Ch. 3 GRAINS Testers PART 4 POST HERE!!!!!!

Discussion in 'Testers' started by DW, Aug 7, 2003.

  1. DW

    DW plains of Colorado Supporter

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    Could some of us have different 10th edition copies??
    From Kelle's post above, I do not see in my 10th edition
    p. 30 Carla's Cream style corn 4
    p. 30 Baked canned corn 5+
    p. 69 rhubarb nut bread 5+
     
  2. Hank - Narita

    Hank - Narita Well-Known Member

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    Carla, it's across from the tire place on the main drag. It isn't a "restaurant" but a take out place. They are a little on the hot side but not too bad. I am a wimp.
     

  3. Sheridan

    Sheridan Member

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    Sorry to be so late with this entry – I had to take a forced hiatus to clean viruses off of 350 pc’s at work.

    Ninth Edition Tests
    P 167
    fried left over grits
    Would give this a 4. I love grits almost any fashion. A cautionary note: When frying these cover the pan with a spatter guard as they tend to pop hot grits all over the place.

    P 195
    cracked wheat cereal
    Is there a rating lower than one? This was it. Made me appreciate grapenuts. It was tough on the teeth and mouth muscles. A Cautionary Note: Don’t experiment with this at home even if you are eating a high fiber diet. Eating this is like eating pure fiber. It cuts right through you causing an unsettled stomach and the trotskies

    p. 198
    hobo bread

    A definite 5. My wife and daughter loved them. It has the consistency of banana bread. Using standard loaf pans I got 2 half full pans from the mixture instead of three, also the cooking time was a little long. Forty five minutes might have been better because I was getting burned tops at 50 minutes and it was supposed to bake for an hour.
     
  4. Hank - Narita

    Hank - Narita Well-Known Member

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    Carla, burritos aren't always made from shreded meat. Hank loves pork burritos using cubed meat. Place in Safford sells the best ones for the money.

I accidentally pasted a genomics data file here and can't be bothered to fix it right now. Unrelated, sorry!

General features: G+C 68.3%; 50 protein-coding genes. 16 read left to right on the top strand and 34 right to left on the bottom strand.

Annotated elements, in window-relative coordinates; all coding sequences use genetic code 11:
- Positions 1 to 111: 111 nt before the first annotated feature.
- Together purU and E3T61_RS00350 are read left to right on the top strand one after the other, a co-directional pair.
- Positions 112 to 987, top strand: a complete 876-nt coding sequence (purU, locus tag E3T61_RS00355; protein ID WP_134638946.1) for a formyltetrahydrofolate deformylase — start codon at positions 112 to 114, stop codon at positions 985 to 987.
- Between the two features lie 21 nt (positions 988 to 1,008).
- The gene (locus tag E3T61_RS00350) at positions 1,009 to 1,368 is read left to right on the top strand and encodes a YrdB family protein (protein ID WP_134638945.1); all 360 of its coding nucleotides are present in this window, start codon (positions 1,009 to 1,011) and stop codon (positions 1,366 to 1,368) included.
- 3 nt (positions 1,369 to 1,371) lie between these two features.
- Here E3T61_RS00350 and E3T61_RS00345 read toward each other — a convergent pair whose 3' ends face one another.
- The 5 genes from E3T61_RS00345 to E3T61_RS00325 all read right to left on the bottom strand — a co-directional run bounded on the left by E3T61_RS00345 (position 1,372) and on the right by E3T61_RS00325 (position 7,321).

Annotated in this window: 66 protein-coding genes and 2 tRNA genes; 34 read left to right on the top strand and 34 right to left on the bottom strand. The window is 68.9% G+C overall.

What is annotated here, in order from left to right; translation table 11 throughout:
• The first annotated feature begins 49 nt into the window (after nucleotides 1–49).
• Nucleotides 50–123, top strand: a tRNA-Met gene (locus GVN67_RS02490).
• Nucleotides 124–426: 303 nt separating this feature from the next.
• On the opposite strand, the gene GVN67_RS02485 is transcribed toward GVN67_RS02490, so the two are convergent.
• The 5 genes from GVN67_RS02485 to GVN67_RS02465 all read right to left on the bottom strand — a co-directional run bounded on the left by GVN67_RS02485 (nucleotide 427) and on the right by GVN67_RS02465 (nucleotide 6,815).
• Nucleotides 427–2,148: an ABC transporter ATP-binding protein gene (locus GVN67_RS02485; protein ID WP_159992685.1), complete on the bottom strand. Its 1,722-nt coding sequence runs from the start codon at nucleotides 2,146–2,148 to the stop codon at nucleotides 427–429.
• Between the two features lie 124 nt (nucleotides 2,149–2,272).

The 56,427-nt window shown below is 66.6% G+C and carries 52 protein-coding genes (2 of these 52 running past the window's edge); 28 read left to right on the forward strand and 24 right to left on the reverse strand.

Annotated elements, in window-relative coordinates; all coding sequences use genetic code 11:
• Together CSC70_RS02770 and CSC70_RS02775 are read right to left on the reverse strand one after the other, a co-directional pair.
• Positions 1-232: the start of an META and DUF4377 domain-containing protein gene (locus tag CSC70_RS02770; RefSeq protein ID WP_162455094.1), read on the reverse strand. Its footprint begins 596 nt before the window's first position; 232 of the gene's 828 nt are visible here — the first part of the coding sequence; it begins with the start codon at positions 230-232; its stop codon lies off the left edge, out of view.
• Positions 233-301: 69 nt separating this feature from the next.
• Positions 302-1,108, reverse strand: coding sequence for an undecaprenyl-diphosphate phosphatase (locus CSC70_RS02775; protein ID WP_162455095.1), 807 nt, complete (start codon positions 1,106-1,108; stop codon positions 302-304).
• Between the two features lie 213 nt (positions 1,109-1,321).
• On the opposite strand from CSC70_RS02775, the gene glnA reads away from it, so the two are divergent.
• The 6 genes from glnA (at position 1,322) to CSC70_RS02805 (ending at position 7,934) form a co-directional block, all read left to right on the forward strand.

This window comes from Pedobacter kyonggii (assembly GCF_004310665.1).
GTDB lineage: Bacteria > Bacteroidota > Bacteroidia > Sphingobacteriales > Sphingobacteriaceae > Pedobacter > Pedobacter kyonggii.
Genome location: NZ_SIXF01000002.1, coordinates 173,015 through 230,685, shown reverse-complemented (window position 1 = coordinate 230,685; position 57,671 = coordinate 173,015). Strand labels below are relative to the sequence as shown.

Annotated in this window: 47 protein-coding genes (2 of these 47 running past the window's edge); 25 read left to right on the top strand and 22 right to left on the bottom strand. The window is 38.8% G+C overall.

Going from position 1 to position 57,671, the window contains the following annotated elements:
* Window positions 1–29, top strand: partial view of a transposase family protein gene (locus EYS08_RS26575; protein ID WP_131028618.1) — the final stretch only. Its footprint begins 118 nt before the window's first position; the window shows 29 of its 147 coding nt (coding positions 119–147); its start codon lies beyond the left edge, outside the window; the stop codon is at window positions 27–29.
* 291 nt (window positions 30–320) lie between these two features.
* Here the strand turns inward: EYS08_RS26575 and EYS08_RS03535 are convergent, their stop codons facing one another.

5. Lisa A

    Lisa A Well-Known Member

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    We make only vegetarian burritos here. We saute whatever
    veggies are around, with lot of garlic, onion, and cumin;
    and add a can of black beans. Then we warm the tortilla
    and layer rice, the vegetable/bean mix, shredded cheese,
    salsa, (sour cream if we have it) wrap it up and eat!
    Messy but a good and filling dinner, and no one minds or
    even notices if I put kale or zucchini in the vegetable mix...

    Lisa A
     
  6. Carla Emery

    Carla Emery In Remembrance

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    Oh, your veggie burrito sounds yummy, Lisa!

    Narita, what's the name of that eatery in Safford with the chunked-meat pork burritos? We go there a lot and I've yet to find a restaurant in that town that I really like.
     
  7. blhmabbott

    blhmabbott We're gettin' there!

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    Hello all! I'm a newbie here and would like to be added to this chapter as well. How do I find an up to date list of what has/hasn't been tested? I have the 9th edition...do I need to contact Carla for the 10th? Thanks for any help!
    Heather
     
  8. Carla Emery

    Carla Emery In Remembrance

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    Correct, insofar as I know about it, Lisa.

    Sandra, here in the U.S. we eat so much Mexican type food that you don't need to distinguish. Mexican food usually involves a very thin, flat, unleavened bread called a tortilla some place in the setup. A "burrito" is shredded meat wrapped in a tortilla. Pita bread is also round, but it puffs up enough so you can split it and put sandwich stuff inside. Challah is a full-scale loaf of leavened bread that contains lots of eggs. These are good questions, Sandra. Thanks for asking them. It helps us to sort out our thinking to try to answer them. I really appreciate exposure to your Down Under viewpoint! :D
     
  9. Lisa A

    Lisa A Well-Known Member

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    Casella (bread cookbook author) describes lavash as similar
    to what we call pita bread. Usually used split and filled for